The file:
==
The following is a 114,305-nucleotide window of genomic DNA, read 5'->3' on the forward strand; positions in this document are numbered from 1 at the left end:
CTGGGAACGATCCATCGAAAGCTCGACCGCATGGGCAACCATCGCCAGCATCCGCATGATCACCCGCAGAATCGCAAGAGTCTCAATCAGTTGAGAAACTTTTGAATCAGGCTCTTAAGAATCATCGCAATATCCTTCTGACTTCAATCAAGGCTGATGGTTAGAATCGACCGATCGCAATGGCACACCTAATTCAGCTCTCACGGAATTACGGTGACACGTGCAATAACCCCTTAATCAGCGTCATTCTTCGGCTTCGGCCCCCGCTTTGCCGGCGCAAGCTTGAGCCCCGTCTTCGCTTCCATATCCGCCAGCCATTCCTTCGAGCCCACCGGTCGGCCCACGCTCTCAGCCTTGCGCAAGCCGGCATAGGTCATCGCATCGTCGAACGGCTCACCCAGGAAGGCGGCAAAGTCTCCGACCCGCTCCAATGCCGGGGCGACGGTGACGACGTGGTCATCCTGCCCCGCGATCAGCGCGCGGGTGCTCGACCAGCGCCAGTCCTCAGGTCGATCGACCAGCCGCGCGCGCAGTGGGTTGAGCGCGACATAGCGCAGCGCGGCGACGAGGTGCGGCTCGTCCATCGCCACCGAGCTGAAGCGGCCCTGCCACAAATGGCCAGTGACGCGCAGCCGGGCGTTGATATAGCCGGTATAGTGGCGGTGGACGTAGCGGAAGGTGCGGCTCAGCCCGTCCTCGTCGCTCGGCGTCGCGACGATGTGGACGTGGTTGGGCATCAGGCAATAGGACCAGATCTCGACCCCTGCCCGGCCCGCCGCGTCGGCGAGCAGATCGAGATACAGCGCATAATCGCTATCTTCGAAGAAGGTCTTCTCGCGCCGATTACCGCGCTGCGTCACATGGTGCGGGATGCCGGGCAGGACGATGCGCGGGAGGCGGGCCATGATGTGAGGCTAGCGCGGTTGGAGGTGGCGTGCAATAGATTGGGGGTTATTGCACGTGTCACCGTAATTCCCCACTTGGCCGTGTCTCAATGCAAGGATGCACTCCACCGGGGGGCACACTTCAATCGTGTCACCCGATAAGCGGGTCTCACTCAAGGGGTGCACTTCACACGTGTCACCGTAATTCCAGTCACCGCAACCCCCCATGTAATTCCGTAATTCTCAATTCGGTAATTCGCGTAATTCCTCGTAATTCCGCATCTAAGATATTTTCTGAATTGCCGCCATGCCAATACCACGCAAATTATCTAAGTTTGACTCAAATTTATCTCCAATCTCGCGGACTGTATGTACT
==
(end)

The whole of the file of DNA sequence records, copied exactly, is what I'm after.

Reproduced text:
The following is a 114,305-nucleotide window of genomic DNA, read 5'->3' on the forward strand; positions in this document are numbered from 1 at the left end:
CTGGGAACGATCCATCGAAAGCTCGACCGCATGGGCAACCATCGCCAGCATCCGCATGATCACCCGCAGAATCGCAAGAGTCTCAATCAGTTGAGAAACTTTTGAATCAGGCTCTTAAGAATCATCGCAATATCCTTCTGACTTCAATCAAGGCTGATGGTTAGAATCGACCGATCGCAATGGCACACCTAATTCAGCTCTCACGGAATTACGGTGACACGTGCAATAACCCCTTAATCAGCGTCATTCTTCGGCTTCGGCCCCCGCTTTGCCGGCGCAAGCTTGAGCCCCGTCTTCGCTTCCATATCCGCCAGCCATTCCTTCGAGCCCACCGGTCGGCCCACGCTCTCAGCCTTGCGCAAGCCGGCATAGGTCATCGCATCGTCGAACGGCTCACCCAGGAAGGCGGCAAAGTCTCCGACCCGCTCCAATGCCGGGGCGACGGTGACGACGTGGTCATCCTGCCCCGCGATCAGCGCGCGGGTGCTCGACCAGCGCCAGTCCTCAGGTCGATCGACCAGCCGCGCGCGCAGTGGGTTGAGCGCGACATAGCGCAGCGCGGCGACGAGGTGCGGCTCGTCCATCGCCACCGAGCTGAAGCGGCCCTGCCACAAATGGCCAGTGACGCGCAGCCGGGCGTTGATATAGCCGGTATAGTGGCGGTGGACGTAGCGGAAGGTGCGGCTCAGCCCGTCCTCGTCGCTCGGCGTCGCGACGATGTGGACGTGGTTGGGCATCAGGCAATAGGACCAGATCTCGACCCCTGCCCGGCCCGCCGCGTCGGCGAGCAGATCGAGATACAGCGCATAATCGCTATCTTCGAAGAAGGTCTTCTCGCGCCGATTACCGCGCTGCGTCACATGGTGCGGGATGCCGGGCAGGACGATGCGCGGGAGGCGGGCCATGATGTGAGGCTAGCGCGGTTGGAGGTGGCGTGCAATAGATTGGGGGTTATTGCACGTGTCACCGTAATTCCCCACTTGGCCGTGTCTCAATGCAAGGATGCACTCCACCGGGGGGCACACTTCAATCGTGTCACCCGATAAGCGGGTCTCACTCAAGGGGTGCACTTCACACGTGTCACCGTAATTCCAGTCACCGCAACCCCCCATGTAATTCCGTAATTCTCAATTCGGTAATTCGCGTAATTCCTCGTAATTCCGCATCTAAGATATTTTCTGAATTGCCGCCATGCCAATACCACGCAAATTATCTAAGTTTGACTCAAATTTATCTCCAATCTCGCGGACTGTATGTACT